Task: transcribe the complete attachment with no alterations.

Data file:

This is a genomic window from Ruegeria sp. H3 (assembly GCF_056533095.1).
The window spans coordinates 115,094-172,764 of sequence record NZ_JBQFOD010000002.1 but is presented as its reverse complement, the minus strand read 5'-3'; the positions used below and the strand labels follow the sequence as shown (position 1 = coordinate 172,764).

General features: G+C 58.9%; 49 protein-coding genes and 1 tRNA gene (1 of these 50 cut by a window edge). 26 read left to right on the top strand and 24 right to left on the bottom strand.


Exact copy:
This is a genomic window from Ruegeria sp. H3 (assembly GCF_056533095.1).
The window spans coordinates 115,094-172,764 of sequence record NZ_JBQFOD010000002.1 but is presented as its reverse complement, the minus strand read 5'-3'; the positions used below and the strand labels follow the sequence as shown (position 1 = coordinate 172,764).

General features: G+C 58.9%; 49 protein-coding genes and 1 tRNA gene (1 of these 50 cut by a window edge). 26 read left to right on the top strand and 24 right to left on the bottom strand.